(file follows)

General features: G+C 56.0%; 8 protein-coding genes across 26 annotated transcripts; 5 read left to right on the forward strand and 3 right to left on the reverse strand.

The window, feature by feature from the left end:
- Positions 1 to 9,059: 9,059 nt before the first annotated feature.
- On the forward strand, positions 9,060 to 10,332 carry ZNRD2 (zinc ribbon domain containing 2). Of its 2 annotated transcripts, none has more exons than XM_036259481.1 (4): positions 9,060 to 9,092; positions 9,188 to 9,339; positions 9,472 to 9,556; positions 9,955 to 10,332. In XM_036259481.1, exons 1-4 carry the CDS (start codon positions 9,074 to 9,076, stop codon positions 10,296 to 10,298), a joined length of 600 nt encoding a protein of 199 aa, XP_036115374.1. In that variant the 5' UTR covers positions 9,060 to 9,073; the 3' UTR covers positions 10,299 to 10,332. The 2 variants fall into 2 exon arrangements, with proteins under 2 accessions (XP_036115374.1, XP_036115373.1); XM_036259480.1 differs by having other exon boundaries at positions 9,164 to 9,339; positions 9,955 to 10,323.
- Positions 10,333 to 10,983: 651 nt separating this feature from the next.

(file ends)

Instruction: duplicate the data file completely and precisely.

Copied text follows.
General features: G+C 56.0%; 8 protein-coding genes across 26 annotated transcripts; 5 read left to right on the forward strand and 3 right to left on the reverse strand.

The window, feature by feature from the left end:
- Positions 1 to 9,059: 9,059 nt before the first annotated feature.
- On the forward strand, positions 9,060 to 10,332 carry ZNRD2 (zinc ribbon domain containing 2). Of its 2 annotated transcripts, none has more exons than XM_036259481.1 (4): positions 9,060 to 9,092; positions 9,188 to 9,339; positions 9,472 to 9,556; positions 9,955 to 10,332. In XM_036259481.1, exons 1-4 carry the CDS (start codon positions 9,074 to 9,076, stop codon positions 10,296 to 10,298), a joined length of 600 nt encoding a protein of 199 aa, XP_036115374.1. In that variant the 5' UTR covers positions 9,060 to 9,073; the 3' UTR covers positions 10,299 to 10,332. The 2 variants fall into 2 exon arrangements, with proteins under 2 accessions (XP_036115374.1, XP_036115373.1); XM_036259480.1 differs by having other exon boundaries at positions 9,164 to 9,339; positions 9,955 to 10,323.
- Positions 10,333 to 10,983: 651 nt separating this feature from the next.